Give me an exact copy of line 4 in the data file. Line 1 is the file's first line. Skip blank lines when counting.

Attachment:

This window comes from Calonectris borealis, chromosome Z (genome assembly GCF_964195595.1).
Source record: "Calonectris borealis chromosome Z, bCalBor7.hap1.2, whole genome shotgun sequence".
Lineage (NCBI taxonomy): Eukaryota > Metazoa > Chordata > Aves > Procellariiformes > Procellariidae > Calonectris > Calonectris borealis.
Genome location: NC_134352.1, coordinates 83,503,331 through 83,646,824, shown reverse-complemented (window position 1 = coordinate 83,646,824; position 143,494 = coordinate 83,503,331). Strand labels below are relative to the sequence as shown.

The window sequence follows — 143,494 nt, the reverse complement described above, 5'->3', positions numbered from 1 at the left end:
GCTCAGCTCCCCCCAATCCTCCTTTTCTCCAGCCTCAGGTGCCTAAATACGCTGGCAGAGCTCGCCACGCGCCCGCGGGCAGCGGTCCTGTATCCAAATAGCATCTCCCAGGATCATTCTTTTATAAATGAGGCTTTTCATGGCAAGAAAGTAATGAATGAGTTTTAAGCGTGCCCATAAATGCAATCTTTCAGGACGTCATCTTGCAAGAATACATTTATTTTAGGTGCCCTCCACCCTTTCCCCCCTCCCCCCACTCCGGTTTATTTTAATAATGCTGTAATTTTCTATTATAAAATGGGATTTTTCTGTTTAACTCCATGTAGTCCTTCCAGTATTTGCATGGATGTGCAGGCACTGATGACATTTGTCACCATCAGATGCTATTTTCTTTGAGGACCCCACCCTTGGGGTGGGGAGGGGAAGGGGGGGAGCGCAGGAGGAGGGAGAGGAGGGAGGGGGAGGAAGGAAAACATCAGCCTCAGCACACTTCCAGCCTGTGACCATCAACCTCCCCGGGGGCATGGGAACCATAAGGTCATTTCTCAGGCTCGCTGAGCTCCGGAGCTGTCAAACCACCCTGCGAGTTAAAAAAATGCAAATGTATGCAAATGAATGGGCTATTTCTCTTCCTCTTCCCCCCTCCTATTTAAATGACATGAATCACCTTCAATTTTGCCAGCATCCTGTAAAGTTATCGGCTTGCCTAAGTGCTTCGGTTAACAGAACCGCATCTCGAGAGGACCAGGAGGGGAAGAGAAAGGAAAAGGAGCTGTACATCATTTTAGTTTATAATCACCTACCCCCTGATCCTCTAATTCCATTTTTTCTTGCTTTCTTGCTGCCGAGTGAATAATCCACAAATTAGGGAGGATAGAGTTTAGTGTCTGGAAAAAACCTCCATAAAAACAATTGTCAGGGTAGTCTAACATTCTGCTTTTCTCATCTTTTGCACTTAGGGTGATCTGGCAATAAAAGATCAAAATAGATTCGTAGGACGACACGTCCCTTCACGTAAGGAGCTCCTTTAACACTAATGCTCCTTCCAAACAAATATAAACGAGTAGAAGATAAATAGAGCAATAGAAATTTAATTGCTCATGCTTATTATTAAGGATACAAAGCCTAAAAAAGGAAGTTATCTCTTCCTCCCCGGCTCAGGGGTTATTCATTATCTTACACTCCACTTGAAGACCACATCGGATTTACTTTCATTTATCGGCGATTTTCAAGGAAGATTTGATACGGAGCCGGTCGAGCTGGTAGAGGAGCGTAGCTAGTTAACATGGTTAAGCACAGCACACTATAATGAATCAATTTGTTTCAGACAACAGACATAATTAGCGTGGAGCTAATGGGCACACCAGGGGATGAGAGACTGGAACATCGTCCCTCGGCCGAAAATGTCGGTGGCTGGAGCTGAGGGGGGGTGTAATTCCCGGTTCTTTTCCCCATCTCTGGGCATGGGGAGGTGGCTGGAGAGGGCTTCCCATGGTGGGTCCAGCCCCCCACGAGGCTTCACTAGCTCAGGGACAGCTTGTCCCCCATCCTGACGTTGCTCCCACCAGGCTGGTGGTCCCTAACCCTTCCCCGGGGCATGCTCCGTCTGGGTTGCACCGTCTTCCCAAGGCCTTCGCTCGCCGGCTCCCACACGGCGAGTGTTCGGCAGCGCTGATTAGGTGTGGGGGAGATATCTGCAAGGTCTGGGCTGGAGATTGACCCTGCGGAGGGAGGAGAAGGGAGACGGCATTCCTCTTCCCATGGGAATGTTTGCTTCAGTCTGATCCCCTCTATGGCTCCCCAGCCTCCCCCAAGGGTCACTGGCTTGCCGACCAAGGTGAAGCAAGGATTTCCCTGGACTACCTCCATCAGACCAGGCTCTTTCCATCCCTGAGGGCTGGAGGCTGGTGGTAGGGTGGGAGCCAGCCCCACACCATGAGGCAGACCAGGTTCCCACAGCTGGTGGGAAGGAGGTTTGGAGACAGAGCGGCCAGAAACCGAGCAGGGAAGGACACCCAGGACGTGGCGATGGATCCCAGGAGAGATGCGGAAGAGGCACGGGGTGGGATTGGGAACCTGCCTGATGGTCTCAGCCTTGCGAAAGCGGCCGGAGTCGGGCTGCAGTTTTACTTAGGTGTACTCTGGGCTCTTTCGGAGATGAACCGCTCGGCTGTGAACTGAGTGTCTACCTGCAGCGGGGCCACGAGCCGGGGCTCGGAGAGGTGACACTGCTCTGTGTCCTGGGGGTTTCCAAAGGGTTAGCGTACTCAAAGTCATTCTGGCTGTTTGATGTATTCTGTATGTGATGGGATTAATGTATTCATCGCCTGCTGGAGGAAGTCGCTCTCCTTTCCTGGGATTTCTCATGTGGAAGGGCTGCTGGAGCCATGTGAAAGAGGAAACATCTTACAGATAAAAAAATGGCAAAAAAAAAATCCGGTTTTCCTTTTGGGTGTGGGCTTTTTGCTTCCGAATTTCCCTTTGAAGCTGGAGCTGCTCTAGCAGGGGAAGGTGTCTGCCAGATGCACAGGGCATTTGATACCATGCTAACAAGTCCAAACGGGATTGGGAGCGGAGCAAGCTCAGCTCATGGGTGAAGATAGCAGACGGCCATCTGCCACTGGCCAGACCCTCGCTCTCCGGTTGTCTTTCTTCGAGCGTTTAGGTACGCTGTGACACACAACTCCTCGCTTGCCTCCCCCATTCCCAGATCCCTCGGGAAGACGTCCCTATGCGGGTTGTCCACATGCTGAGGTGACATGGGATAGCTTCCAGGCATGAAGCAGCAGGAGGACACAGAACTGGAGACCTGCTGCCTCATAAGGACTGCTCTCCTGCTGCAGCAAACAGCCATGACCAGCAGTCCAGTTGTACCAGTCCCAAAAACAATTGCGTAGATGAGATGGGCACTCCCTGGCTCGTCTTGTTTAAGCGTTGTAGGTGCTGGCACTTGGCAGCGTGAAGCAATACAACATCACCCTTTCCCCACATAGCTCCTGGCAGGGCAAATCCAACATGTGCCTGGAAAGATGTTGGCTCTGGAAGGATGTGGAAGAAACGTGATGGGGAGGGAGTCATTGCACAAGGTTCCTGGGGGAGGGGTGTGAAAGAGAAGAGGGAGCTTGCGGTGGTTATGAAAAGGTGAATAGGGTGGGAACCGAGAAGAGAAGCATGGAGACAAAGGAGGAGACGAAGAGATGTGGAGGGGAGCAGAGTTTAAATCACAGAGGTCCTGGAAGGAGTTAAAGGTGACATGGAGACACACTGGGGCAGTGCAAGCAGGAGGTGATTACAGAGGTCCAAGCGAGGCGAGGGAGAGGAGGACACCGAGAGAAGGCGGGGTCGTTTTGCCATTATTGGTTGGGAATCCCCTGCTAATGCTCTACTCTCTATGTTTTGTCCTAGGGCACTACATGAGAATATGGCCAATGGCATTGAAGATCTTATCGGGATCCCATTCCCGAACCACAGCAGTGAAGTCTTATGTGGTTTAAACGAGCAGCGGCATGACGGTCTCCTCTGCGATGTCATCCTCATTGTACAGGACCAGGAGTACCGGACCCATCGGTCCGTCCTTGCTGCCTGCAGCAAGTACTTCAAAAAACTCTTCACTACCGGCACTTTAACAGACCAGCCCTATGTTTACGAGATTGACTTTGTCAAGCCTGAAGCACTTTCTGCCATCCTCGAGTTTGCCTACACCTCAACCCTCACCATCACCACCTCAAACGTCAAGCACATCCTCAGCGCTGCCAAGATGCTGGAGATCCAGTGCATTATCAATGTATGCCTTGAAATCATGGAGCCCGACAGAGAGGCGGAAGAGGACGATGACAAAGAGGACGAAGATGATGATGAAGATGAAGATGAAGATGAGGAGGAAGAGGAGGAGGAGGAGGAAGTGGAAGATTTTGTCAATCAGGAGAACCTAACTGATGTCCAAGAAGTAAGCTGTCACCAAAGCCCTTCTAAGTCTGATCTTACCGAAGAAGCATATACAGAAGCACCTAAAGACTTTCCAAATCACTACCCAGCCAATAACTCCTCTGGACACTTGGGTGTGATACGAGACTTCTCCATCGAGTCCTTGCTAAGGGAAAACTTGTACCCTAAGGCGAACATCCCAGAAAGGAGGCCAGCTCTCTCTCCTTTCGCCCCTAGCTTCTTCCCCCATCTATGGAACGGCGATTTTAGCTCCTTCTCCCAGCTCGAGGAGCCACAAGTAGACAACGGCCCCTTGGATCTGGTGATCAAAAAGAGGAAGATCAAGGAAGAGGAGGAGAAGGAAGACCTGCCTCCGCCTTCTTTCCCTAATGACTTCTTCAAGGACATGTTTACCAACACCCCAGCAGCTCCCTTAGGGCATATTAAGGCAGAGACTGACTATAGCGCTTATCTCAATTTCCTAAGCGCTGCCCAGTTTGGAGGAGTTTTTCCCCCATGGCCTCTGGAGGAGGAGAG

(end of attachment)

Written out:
Genome location: NC_134352.1, coordinates 83,503,331 through 83,646,824, shown reverse-complemented (window position 1 = coordinate 83,646,824; position 143,494 = coordinate 83,503,331). Strand labels below are relative to the sequence as shown.